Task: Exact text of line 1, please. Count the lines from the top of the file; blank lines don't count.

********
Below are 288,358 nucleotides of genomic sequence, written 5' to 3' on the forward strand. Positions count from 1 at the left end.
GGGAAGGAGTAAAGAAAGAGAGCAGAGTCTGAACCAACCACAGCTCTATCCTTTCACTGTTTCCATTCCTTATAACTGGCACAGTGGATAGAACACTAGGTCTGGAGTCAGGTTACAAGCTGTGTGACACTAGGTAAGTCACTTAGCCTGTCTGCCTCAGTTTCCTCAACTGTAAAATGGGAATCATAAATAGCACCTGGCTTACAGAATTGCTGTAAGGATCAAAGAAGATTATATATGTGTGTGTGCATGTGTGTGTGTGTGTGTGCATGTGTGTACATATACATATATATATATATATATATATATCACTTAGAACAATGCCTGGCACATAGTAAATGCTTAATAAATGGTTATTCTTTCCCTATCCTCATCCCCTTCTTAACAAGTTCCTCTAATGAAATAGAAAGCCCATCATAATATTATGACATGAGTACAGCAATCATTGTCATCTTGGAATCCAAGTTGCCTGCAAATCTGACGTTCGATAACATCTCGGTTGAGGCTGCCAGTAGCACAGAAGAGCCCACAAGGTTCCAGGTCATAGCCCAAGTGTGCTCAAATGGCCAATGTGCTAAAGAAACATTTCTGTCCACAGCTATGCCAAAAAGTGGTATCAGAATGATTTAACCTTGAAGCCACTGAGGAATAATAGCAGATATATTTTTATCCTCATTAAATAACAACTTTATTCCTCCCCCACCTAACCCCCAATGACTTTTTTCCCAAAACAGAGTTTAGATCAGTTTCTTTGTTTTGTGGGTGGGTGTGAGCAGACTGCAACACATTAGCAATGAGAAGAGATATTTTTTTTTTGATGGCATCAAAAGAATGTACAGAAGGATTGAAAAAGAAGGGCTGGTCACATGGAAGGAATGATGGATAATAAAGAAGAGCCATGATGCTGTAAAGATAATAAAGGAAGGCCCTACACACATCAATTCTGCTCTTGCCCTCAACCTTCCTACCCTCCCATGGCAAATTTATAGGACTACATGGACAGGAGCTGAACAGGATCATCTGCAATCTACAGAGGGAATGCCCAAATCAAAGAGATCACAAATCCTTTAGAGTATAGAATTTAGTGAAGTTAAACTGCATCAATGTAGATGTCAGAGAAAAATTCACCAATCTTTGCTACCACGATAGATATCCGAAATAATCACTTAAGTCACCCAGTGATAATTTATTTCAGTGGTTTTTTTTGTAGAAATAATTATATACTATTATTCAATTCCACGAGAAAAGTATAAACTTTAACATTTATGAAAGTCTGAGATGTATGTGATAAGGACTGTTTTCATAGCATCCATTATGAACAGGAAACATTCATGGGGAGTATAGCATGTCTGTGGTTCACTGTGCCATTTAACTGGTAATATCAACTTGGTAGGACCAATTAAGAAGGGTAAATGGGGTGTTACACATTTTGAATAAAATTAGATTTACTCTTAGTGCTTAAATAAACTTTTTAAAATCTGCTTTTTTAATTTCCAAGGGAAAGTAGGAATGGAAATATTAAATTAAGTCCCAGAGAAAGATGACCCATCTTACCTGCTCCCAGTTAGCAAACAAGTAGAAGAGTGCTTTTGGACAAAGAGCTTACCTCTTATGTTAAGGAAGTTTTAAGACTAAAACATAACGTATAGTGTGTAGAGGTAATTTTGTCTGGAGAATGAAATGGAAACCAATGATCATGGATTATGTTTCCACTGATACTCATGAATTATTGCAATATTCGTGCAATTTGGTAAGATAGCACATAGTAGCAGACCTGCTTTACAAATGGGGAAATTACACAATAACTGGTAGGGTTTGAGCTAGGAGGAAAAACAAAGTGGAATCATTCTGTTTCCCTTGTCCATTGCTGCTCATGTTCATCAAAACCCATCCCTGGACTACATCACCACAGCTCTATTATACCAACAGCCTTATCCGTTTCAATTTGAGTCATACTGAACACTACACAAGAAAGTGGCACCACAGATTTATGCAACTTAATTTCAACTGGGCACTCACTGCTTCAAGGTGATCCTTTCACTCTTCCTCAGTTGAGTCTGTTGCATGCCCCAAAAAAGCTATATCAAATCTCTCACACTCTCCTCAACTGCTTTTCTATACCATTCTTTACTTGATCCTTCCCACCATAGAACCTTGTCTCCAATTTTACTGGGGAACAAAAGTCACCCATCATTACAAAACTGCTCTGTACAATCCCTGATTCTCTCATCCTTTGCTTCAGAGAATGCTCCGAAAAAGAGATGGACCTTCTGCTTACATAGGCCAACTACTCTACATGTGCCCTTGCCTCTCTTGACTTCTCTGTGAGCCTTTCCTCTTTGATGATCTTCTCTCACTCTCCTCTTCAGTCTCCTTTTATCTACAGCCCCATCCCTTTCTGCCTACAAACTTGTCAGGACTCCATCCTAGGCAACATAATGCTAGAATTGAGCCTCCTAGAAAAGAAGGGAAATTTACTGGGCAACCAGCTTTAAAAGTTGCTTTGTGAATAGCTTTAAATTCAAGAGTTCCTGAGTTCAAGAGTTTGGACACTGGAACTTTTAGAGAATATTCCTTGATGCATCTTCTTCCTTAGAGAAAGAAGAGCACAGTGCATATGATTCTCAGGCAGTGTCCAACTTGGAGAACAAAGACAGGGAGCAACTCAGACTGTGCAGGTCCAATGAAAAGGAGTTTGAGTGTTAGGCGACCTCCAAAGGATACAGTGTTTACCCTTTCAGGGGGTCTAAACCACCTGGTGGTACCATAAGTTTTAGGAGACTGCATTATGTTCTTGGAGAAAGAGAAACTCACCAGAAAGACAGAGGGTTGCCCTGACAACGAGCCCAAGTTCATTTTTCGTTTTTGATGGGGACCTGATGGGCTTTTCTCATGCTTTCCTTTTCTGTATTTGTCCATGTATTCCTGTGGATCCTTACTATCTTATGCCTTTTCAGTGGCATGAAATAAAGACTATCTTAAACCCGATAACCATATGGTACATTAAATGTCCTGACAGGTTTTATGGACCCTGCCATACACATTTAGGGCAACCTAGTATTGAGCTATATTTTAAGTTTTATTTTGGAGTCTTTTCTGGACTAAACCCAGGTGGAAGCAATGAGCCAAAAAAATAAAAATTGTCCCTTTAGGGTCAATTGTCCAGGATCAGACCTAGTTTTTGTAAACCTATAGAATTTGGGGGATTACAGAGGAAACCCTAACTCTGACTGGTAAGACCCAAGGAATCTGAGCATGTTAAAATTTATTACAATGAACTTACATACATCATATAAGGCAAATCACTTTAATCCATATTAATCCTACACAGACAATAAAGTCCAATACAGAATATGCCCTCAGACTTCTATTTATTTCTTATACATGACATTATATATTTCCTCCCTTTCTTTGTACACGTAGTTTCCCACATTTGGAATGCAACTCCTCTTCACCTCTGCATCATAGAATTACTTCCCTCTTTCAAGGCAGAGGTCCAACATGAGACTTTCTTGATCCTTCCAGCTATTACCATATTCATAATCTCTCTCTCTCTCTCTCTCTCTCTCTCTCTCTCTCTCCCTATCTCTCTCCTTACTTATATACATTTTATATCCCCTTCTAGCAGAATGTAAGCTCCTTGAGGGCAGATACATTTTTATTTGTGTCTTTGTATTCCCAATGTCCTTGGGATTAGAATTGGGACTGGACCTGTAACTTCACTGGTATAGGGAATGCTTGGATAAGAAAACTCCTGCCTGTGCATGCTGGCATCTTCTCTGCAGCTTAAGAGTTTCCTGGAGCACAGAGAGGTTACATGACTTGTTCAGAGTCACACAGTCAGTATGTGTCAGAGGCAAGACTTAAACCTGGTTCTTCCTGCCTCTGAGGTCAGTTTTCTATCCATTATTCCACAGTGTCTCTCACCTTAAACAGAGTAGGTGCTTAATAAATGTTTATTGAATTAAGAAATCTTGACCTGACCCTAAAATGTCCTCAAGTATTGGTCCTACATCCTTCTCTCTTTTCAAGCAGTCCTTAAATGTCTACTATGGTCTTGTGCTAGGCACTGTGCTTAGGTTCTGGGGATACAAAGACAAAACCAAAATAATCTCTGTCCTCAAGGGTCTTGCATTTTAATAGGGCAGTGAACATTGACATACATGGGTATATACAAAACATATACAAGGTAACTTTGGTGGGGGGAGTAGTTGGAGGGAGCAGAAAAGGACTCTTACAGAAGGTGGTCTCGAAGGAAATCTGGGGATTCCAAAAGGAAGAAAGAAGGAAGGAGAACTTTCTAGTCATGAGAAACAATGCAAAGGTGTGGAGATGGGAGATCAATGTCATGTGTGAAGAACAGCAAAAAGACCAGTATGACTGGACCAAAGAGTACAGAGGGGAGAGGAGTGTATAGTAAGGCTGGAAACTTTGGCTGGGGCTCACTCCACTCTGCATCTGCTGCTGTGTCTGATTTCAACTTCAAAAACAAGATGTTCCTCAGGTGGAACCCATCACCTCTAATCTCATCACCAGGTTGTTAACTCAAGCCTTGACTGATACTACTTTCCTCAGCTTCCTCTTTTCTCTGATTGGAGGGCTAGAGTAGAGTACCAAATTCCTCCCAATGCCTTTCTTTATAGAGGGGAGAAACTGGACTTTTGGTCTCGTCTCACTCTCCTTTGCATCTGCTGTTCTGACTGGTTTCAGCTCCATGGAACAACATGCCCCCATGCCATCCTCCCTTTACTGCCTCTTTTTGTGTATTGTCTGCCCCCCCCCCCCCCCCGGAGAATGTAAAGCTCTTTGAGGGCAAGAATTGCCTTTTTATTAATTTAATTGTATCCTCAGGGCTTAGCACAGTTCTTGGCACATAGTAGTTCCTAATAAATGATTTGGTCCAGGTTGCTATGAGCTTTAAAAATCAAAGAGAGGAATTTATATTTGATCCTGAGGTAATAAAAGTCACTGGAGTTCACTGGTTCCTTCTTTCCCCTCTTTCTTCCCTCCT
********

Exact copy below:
Below are 288,358 nucleotides of genomic sequence, written 5' to 3' on the forward strand. Positions count from 1 at the left end.